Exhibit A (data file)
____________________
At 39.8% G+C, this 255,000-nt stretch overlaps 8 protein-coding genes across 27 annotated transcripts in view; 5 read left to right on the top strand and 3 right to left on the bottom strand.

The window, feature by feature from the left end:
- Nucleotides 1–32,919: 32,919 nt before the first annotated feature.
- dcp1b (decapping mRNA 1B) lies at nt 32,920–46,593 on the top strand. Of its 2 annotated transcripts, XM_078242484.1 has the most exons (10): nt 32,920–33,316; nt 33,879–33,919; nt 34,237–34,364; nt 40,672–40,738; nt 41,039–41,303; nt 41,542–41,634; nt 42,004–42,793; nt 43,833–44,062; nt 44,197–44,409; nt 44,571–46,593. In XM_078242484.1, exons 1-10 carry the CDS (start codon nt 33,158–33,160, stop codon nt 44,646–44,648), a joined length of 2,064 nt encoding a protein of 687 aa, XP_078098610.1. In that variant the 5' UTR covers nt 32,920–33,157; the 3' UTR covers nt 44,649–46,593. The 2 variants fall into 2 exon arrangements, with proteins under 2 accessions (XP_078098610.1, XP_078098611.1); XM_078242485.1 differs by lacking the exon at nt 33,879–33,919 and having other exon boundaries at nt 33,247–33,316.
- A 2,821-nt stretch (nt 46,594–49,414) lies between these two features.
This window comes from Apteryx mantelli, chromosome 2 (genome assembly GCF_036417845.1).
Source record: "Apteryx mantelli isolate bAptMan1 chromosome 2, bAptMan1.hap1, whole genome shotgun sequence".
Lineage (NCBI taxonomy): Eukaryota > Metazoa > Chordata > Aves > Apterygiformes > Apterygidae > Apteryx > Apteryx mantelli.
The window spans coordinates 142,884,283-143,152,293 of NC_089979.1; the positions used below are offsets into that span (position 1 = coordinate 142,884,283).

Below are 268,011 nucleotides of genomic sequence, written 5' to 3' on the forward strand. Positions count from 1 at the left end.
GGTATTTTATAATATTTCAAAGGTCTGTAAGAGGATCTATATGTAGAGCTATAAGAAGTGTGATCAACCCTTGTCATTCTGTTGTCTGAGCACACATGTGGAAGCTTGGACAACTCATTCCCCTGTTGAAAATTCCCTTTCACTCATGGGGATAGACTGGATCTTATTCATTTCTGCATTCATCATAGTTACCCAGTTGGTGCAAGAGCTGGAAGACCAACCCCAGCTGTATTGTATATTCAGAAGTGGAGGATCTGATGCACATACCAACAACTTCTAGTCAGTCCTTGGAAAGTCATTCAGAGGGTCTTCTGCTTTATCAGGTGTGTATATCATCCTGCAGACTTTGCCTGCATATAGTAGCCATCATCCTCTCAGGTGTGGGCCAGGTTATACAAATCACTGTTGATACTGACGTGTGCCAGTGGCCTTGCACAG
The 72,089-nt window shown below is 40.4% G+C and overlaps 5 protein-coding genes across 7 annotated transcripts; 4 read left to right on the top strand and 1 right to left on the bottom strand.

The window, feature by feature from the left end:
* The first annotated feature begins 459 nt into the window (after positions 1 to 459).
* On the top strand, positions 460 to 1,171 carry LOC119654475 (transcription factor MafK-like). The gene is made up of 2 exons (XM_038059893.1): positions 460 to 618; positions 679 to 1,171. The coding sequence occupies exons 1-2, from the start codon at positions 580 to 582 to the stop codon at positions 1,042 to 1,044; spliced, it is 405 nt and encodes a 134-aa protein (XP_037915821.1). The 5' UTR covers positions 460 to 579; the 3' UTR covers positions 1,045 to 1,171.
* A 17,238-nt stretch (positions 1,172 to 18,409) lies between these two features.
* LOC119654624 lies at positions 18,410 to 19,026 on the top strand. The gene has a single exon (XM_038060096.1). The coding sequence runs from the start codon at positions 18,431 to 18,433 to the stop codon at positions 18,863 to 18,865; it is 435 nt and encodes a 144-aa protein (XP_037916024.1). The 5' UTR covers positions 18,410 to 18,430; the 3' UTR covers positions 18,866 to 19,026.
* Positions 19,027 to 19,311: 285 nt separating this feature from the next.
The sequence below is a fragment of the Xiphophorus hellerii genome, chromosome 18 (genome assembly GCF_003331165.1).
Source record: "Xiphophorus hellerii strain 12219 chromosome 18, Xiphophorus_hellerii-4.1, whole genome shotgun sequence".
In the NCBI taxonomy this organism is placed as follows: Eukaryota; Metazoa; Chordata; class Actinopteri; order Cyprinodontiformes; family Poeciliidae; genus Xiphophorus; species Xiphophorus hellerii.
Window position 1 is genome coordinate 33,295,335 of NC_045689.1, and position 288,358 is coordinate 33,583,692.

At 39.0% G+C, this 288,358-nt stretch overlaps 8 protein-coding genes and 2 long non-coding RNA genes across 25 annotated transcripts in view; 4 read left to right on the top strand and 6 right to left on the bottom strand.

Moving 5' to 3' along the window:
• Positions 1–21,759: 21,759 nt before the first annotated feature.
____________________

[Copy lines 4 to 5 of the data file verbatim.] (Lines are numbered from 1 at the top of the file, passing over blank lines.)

- dcp1b (decapping mRNA 1B) lies at nt 32,920–46,593 on the top strand. Of its 2 annotated transcripts, XM_078242484.1 has the most exons (10): nt 32,920–33,316; nt 33,879–33,919; nt 34,237–34,364; nt 40,672–40,738; nt 41,039–41,303; nt 41,542–41,634; nt 42,004–42,793; nt 43,833–44,062; nt 44,197–44,409; nt 44,571–46,593. In XM_078242484.1, exons 1-10 carry the CDS (start codon nt 33,158–33,160, stop codon nt 44,646–44,648), a joined length of 2,064 nt encoding a protein of 687 aa, XP_078098610.1. In that variant the 5' UTR covers nt 32,920–33,157; the 3' UTR covers nt 44,649–46,593. The 2 variants fall into 2 exon arrangements, with proteins under 2 accessions (XP_078098610.1, XP_078098611.1); XM_078242485.1 differs by lacking the exon at nt 33,879–33,919 and having other exon boundaries at nt 33,247–33,316.
- A 2,821-nt stretch (nt 46,594–49,414) lies between these two features.